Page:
Thousands of other Japanese stayed, many of them children who were given to Chinese families by desperate parents, or abandoned as orphans.
Their story was forgotten until 1963, when Zhou Enlai, China’s No. 2 leader under Mao, ordered the town to excavate the Japanese bones from the hills and forests around the town for cremation and burial. The ashes were interred at what later became the Friendship Garden.
When Japan became prosperous in the 1980s, it began repatriating its war orphans from northeastern China. They, in turn, helped their Chinese relatives and friends to move to Japan for work, study and marriage.
According to the Fangzheng government website, 38,000 people from the town — one fifth of Fangzheng’s population — now live overseas, overwhelmingly in Japan.
In 1995, a repatriated former orphan built a monument in the cemetery to the Chinese parents who adopted Japanese children. Many of the former orphans, some of whom kept their Chinese names while others took Japanese names on returning, are now among the most frequent visitors to the Friendship Garden.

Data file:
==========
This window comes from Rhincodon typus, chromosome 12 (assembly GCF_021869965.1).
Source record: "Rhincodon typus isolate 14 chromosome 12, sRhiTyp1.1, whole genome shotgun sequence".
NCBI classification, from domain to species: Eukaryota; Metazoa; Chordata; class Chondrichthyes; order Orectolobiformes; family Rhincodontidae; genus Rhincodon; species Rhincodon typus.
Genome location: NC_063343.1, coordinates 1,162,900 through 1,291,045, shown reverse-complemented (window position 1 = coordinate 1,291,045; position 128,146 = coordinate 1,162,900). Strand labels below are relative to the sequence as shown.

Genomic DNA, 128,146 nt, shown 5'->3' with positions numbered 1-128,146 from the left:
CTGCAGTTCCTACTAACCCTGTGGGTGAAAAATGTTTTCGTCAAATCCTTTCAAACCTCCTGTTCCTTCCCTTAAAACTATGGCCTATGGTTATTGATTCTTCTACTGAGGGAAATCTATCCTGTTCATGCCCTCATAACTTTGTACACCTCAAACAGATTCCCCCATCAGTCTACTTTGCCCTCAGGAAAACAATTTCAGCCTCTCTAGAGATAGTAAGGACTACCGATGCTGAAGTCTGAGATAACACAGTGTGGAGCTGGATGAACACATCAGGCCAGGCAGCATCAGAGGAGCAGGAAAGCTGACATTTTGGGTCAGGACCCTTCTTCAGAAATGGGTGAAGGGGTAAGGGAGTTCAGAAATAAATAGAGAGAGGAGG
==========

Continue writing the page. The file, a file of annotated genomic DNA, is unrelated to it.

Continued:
“The Friendship Garden is a meaningful place,” said Gao Fengqin, 74, a former Japanese war orphan now living in Harbin, about 120 miles from Fangzheng, “The visits are not paid to the Japanese soldiers, but the Chinese parents who brought us up.”